Analysis: As winds blow, and waters flow, the dollars grow ... Subsidies erode, but don't end
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Published: 24-May-2015

OKLAHOMA CITY – The 2015 session of the Oklahoma Legislature ended Friday evening. 

The wettest spring in living memory continues, restoring lake levels and ending a drought that has lingered for a decade.

At 23rd and Lincoln Boulevard, House and Senate leaders congratulated themselves on getting to the finish line, crafting a state budget using a combination of nip-and-tucks for most agencies, flat budgets for a few parts of government (including common education), and increased appropriations for a handful of government operations.

Further, a measure signed by Gov. Mary Fallin could (note the word is not “will”), over time, lead to a series of “sunsets” for some of the business subsidies.

The late state Rep. David Dank, R-Oklahoma City, secured a firm place in history with his work, over his entire legislative tenure, to identify by name and with specific data the most egregious of the business tax credits and abatements.

Dank was actually not a foe of all tax credits and incentives. However, he did call, loudly and often, for creation of a method to examine them regularly and with open eyes.

In his final years at the Capitol before his untimely demise this year, Dank's Exhibit A for bad subsidies was the wind industry's varied “props” in the form of taxpayers support. He regularly assailed the Ad Valorem tax exemption the wind power industry has enjoyed.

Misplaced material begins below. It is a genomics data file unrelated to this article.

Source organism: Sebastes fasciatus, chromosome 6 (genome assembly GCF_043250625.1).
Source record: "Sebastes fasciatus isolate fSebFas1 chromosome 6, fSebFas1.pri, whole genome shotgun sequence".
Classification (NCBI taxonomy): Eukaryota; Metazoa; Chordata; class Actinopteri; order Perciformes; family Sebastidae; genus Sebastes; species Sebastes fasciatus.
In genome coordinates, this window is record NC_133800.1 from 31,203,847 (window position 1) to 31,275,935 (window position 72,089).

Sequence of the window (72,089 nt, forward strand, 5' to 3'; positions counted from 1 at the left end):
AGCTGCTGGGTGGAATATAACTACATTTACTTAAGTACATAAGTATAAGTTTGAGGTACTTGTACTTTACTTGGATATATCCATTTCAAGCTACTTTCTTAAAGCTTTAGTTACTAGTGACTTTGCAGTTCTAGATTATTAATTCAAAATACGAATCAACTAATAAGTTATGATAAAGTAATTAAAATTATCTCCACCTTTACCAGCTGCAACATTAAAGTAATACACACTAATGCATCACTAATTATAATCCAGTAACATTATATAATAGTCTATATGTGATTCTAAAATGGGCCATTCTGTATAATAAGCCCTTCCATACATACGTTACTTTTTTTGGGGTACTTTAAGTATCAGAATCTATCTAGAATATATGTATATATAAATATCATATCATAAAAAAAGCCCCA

Sen. Mike Mazzei, R-Tulsa, and Rep. Earl Sears, R-Bartlesville, moved into high gear last winter to trim the wind power give-aways. They noted that wind developers qualified for three major subsidies: Zero Emissions Tax Credits, Investment Tax Credits and Ad Valorem Tax Exemptions.

In a January legislative press release, the pair noted, “According to the Oklahoma Tax Commission (OTC), the state's Ad Valorem reimbursement cost was more than $41 million in 2002. By 2013, the amount increased to more than $64 million, with approximately half resulting from Ad Valorem exemptions for wind farms.”

Mazzei at the time said, "Tax credits are designed to help us create a competitive environment that results in job growth and economic development. In order for us to be good stewards of our limited state resources, it is critical to reassess those subsidies to determine if the benefit justifies the cost. Providing handouts to wind developers for simply operating in Oklahoma is not a sensible approach and should be troubling to our citizens."

This year, Mazzei and Sears co-sponsored Senate Bill 498, signed by Gov. Fallin last week. 

It will phase out the property tax exemption for wind farms.

S.B. 502, from Rep. Sears and Sen. Marty Quinn, declares wind farms ineligible for the state's existing job creation tax credit. S.B. 502 is less significant than might appear at first glance, because wind farms do not create many jobs.

The property tax exemption (which has triggered a “crimp” in public school financing among other things) will end on January 1, 2017 – but keep in mind there is another legislative session before then.